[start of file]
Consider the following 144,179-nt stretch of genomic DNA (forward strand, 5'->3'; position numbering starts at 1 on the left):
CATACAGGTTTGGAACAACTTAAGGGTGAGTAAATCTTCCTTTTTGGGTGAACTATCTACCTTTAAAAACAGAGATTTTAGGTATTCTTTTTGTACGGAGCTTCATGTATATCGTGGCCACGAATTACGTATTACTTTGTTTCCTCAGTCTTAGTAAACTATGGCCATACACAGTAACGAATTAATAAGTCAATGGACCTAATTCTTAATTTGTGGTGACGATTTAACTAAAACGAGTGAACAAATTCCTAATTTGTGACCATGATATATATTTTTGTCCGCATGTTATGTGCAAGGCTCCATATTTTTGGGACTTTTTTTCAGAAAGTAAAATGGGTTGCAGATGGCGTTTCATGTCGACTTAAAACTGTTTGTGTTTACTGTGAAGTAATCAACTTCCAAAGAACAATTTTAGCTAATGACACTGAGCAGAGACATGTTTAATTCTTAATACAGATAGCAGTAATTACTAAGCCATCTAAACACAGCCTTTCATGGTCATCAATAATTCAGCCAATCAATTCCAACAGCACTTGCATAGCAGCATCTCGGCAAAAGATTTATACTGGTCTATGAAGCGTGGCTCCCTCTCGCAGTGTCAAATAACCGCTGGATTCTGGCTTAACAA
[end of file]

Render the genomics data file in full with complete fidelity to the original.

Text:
Consider the following 144,179-nt stretch of genomic DNA (forward strand, 5'->3'; position numbering starts at 1 on the left):
CATACAGGTTTGGAACAACTTAAGGGTGAGTAAATCTTCCTTTTTGGGTGAACTATCTACCTTTAAAAACAGAGATTTTAGGTATTCTTTTTGTACGGAGCTTCATGTATATCGTGGCCACGAATTACGTATTACTTTGTTTCCTCAGTCTTAGTAAACTATGGCCATACACAGTAACGAATTAATAAGTCAATGGACCTAATTCTTAATTTGTGGTGACGATTTAACTAAAACGAGTGAACAAATTCCTAATTTGTGACCATGATATATATTTTTGTCCGCATGTTATGTGCAAGGCTCCATATTTTTGGGACTTTTTTTCAGAAAGTAAAATGGGTTGCAGATGGCGTTTCATGTCGACTTAAAACTGTTTGTGTTTACTGTGAAGTAATCAACTTCCAAAGAACAATTTTAGCTAATGACACTGAGCAGAGACATGTTTAATTCTTAATACAGATAGCAGTAATTACTAAGCCATCTAAACACAGCCTTTCATGGTCATCAATAATTCAGCCAATCAATTCCAACAGCACTTGCATAGCAGCATCTCGGCAAAAGATTTATACTGGTCTATGAAGCGTGGCTCCCTCTCGCAGTGTCAAATAACCGCTGGATTCTGGCTTAACAA